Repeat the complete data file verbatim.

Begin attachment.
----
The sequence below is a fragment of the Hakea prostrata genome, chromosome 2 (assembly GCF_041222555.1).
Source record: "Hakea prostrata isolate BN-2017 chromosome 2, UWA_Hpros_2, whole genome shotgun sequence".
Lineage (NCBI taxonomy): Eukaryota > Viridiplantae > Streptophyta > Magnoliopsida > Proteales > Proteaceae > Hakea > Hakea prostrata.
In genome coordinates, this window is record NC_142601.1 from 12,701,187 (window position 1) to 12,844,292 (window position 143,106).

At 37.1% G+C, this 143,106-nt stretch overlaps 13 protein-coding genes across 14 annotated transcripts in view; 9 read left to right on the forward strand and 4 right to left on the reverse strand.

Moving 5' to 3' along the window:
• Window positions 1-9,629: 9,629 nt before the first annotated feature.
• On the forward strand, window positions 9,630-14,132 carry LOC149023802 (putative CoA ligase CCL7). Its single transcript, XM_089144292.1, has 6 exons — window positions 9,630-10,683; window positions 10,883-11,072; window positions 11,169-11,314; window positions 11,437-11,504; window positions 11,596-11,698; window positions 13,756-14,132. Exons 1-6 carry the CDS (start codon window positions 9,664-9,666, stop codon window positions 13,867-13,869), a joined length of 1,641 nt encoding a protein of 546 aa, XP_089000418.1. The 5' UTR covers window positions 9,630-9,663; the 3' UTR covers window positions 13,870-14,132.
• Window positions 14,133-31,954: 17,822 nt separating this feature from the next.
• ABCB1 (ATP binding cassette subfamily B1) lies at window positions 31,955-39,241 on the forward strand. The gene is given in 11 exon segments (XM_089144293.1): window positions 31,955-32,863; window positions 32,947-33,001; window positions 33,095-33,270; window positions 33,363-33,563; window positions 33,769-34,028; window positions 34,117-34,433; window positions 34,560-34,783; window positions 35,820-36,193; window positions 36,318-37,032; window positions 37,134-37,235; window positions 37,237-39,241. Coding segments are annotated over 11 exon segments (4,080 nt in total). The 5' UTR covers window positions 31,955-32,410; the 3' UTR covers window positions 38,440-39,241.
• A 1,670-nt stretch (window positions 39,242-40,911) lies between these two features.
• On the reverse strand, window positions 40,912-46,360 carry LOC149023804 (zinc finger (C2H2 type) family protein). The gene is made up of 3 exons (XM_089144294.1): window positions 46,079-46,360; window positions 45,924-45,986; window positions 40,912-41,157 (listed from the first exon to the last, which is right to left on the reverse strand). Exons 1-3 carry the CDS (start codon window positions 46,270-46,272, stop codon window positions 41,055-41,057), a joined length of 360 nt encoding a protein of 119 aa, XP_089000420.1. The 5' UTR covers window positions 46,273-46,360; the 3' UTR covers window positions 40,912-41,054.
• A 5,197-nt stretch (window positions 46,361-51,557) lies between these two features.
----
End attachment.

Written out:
The sequence below is a fragment of the Hakea prostrata genome, chromosome 2 (assembly GCF_041222555.1).
Source record: "Hakea prostrata isolate BN-2017 chromosome 2, UWA_Hpros_2, whole genome shotgun sequence".
Lineage (NCBI taxonomy): Eukaryota > Viridiplantae > Streptophyta > Magnoliopsida > Proteales > Proteaceae > Hakea > Hakea prostrata.
In genome coordinates, this window is record NC_142601.1 from 12,701,187 (window position 1) to 12,844,292 (window position 143,106).

At 37.1% G+C, this 143,106-nt stretch overlaps 13 protein-coding genes across 14 annotated transcripts in view; 9 read left to right on the forward strand and 4 right to left on the reverse strand.

Moving 5' to 3' along the window:
• Window positions 1-9,629: 9,629 nt before the first annotated feature.
• On the forward strand, window positions 9,630-14,132 carry LOC149023802 (putative CoA ligase CCL7). Its single transcript, XM_089144292.1, has 6 exons — window positions 9,630-10,683; window positions 10,883-11,072; window positions 11,169-11,314; window positions 11,437-11,504; window positions 11,596-11,698; window positions 13,756-14,132. Exons 1-6 carry the CDS (start codon window positions 9,664-9,666, stop codon window positions 13,867-13,869), a joined length of 1,641 nt encoding a protein of 546 aa, XP_089000418.1. The 5' UTR covers window positions 9,630-9,663; the 3' UTR covers window positions 13,870-14,132.
• Window positions 14,133-31,954: 17,822 nt separating this feature from the next.
• ABCB1 (ATP binding cassette subfamily B1) lies at window positions 31,955-39,241 on the forward strand. The gene is given in 11 exon segments (XM_089144293.1): window positions 31,955-32,863; window positions 32,947-33,001; window positions 33,095-33,270; window positions 33,363-33,563; window positions 33,769-34,028; window positions 34,117-34,433; window positions 34,560-34,783; window positions 35,820-36,193; window positions 36,318-37,032; window positions 37,134-37,235; window positions 37,237-39,241. Coding segments are annotated over 11 exon segments (4,080 nt in total). The 5' UTR covers window positions 31,955-32,410; the 3' UTR covers window positions 38,440-39,241.
• A 1,670-nt stretch (window positions 39,242-40,911) lies between these two features.
• On the reverse strand, window positions 40,912-46,360 carry LOC149023804 (zinc finger (C2H2 type) family protein). The gene is made up of 3 exons (XM_089144294.1): window positions 46,079-46,360; window positions 45,924-45,986; window positions 40,912-41,157 (listed from the first exon to the last, which is right to left on the reverse strand). Exons 1-3 carry the CDS (start codon window positions 46,270-46,272, stop codon window positions 41,055-41,057), a joined length of 360 nt encoding a protein of 119 aa, XP_089000420.1. The 5' UTR covers window positions 46,273-46,360; the 3' UTR covers window positions 40,912-41,054.
• A 5,197-nt stretch (window positions 46,361-51,557) lies between these two features.